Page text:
MHG8706 - Round House - Dun Morangie, Tarlogie


The site of ruined Iron Age Dun at Tarlogie, Morangie, Tain.

Type and Period (2)

  • (Former Type) DUN (Iron Age - 550 BC to 560 AD)
  • ATLANTIC ROUNDHOUSE (Iron Age - 550 BC to 560 AD)

Protected Status

Full Description

NH78SE 13 7616 8389.

NH 761 839. Dun, Morangie: The wasted remains of this dun measure about 13m in diameter within a wall spread to between 4.5m and 7m in thickness and 1.2m in height.
RCAHMS 1979, visited 1977.

The dun at NH 7616 8389 is situated on a small natural hillock in a now-arable field; internally, it measures approximately 15m NW-SE by 13.5m. It has been almost totally destroyed in the E and NW. The wall is best preserved in the N where it is spread to 5m and is 1.2m high. No entrance is discernible in the remains.
Surveyed at 1:2500. Visited by OS (J B) 23 February 1981.

The site was photographed by the Highland Council on an unknown date. <1>

As part of the Northern Picts Project surveys and excavations have been undertaken from 2012 to 2014 on six Atlantic roundhouses on the Tarbat Peninsula to track the nature of settlement in this landscape in the first millennium BC to AD. The investigation of the thick-walled dry stone roundhouse at Tarlogie Farm Dun (also known as Morangie Dun) was undertaken over two field seasons in April and July 2014.
The roundhouse is located on a small knoll overlooking the S shore of the Dornoch Firth. Prior to excavation the upstanding remains of a large dry stone walled roundhouse could be clearly identified. The roundhouse measured c15m in internal diameter, best preserved along the N where the outer wall survived to c1.2m high and at least 5m wide. Excavation of a 16 x 12m trench across the E half of the house identified a complex and multi-phased thick-walled dry stone roundhouse with an elaborate splayed E-facing entranceway. The investigation was designed to strip, map and record the final phase of the roundhouse walls and restricted to excavating a limited number of internal deposits.
Although extensively robbed, it was clear that the roundhouse walls had undergone substantial remodelling and widening. In their final form the walls were of composite construction, with an inner and outer wall face enclosing a core of rubble and earth, c5.6m wide. Earlier wall lines within this rubble core indicating that they had been widened and had at one point been narrower, c3m in width. The E-facing splayed entranceway had also undergone substantial remodelling. In its final phase, it was partially flagged and widened out from 1.8m at the interior to 3.6m at the limit of excavation. Compacted layers of uneven cobbling suggest that the entrance may have had areas of timber flooring (very similar to the uneven boulder and cobbling within Dun Vulan which was interpreted as the base for a wooden floor).
Internally, a bay had been inserted into the N wall, creating a room with a compacted earthen floor running westward around the length of the wall from the entranceway. Multiple restructurings of the house were evident from cleaning the interior with the exposed area a complex palimpsest of intercutting hearths, postholes and a possible furnace base of stone slabs encrusted with slag. A single rectangular stone-slab hearth and posthole were excavated to sample the structural features of the house. Possible smelting and smithing slag and a fragment of furnace lining along with a number of broken quern fragments and a pivot stone were recovered from the interior cleaning.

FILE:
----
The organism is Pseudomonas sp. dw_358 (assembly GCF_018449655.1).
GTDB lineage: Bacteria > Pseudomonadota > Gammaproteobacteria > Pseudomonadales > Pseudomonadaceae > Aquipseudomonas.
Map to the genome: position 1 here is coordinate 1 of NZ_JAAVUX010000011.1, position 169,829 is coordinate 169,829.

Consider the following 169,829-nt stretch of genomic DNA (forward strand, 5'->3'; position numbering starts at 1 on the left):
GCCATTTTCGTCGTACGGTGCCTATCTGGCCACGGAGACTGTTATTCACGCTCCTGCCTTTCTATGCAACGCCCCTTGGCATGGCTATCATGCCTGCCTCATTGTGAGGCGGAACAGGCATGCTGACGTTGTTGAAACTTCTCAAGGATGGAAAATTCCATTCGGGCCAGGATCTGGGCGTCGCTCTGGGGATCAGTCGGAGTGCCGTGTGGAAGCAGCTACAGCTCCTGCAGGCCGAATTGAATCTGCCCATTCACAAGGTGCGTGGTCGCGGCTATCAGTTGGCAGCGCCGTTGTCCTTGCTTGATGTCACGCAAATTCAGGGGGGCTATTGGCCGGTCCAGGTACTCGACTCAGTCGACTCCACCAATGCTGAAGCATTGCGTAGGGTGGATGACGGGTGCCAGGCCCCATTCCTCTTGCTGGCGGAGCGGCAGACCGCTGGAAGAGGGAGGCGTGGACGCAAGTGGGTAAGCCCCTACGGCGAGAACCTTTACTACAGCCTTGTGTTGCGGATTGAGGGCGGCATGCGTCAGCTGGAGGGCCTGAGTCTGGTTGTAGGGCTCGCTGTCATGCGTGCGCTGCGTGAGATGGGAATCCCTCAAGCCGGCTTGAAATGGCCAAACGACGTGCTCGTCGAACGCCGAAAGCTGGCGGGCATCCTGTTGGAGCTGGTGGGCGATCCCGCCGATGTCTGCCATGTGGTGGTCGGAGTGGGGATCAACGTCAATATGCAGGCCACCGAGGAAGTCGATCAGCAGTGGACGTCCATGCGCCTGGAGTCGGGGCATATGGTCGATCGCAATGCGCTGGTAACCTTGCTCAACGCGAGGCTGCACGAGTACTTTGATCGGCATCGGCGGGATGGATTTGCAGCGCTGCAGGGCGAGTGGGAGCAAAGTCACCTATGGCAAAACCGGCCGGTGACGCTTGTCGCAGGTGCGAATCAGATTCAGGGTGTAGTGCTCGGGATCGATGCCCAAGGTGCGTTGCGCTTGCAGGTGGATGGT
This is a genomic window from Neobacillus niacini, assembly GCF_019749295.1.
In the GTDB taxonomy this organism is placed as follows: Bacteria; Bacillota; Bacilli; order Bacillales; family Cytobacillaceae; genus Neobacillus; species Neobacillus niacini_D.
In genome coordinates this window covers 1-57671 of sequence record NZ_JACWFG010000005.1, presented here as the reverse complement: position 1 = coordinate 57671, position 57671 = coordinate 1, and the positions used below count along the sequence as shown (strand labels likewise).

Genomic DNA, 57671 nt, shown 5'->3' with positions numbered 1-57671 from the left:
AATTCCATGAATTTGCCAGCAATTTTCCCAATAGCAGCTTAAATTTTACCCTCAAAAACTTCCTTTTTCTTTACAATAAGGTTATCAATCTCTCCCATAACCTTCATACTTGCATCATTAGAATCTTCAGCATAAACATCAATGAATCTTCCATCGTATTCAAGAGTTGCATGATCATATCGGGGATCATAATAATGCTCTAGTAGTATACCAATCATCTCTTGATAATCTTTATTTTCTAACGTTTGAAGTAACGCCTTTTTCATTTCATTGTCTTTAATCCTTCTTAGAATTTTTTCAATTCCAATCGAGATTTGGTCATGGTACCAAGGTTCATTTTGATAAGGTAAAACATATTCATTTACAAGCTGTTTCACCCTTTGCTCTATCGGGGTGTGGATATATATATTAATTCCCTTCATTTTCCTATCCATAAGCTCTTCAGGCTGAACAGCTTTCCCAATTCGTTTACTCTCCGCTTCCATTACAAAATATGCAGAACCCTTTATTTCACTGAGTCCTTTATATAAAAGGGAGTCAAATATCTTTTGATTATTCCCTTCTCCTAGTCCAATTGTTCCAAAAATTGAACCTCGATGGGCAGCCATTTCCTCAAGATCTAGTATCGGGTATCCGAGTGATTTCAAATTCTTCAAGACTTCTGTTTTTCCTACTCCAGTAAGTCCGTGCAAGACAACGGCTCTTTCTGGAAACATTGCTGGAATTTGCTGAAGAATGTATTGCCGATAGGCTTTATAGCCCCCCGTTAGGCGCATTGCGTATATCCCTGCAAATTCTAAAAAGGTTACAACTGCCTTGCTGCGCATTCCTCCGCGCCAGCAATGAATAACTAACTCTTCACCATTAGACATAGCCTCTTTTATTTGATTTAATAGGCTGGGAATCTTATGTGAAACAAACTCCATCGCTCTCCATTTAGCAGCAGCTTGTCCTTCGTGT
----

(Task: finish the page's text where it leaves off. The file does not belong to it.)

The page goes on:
A test pit located against the internal face of the N wall identified a sequence of floors overlying a raft of levelling rubble, presumed associated with the primary construction of the house. An occupation layer overlying this rubble was dated to 370–160 BC suggesting the house was constructed and in use in the 4th to 2nd century BC. Overlying this was a possible floor layer dated to AD 25–130. The uppermost floor layer contained an early type of zoomorphic penannular brooch and was dated to AD 235–385. This sequence indicates that the house was occupied on-and-off for almost 800 years. The presence of slag and furnace lining within a final occupation layer containing significant charcoal and burnt daub deposits suggests that the final phase of the house may have beenassociated with metal-working.
Approximately 20m to the E of the house a series of test pits and a single 17m long trench identified a thick organic deposit (up to 1m in depth in places) comprising multiple thin lenses containing shells, animal bones and slag. This probable midden heap appeared to be built up against the E side of the house, close to the entrance and the approach to the site.
The handle of a soap-stone bowl or cup and broken quern fragments were recovered from the midden. <2> <3>

The site was visited and photographed during active excavation on the 15th of April 2014 by members of the Highland Council Historic Environment Record Team. <4>

Sources/Archives (5)



Grid reference Centred NH 7617 8389 (80m by 80m) (2 map features)
Map sheet NH78SE
Geographical Area ROSS AND CROMARTY
Civil Parish TAIN

Finds (8)

  • CUP (Iron Age - 550 BC to 560 AD)
  • QUERN (Iron Age - 550 BC to 560 AD)
  • WHETSTONE (Iron Age - 550 BC to 560 AD)
  • SHERD (Iron Age - 550 BC to 560 AD)
  • DAUB (Iron Age - 550 BC to 560 AD)
  • PENANNULAR BROOCH (Iron Age - 550 BC to 560 AD)
  • SLAG (Iron Age - 550 BC to 560 AD)
  • ANIMAL REMAINS (Iron Age - 550 BC to 560 AD)

Related Monuments/Buildings (0)

Related Investigations/Events (1)

External Links (2)

Comments and Feedback

Do you have any more information about this record? Please feel free to comment with information and photographs, or ask any questions, using the "Disqus" tool below. Comments are moderated, and we aim to respond/publish as soon as possible.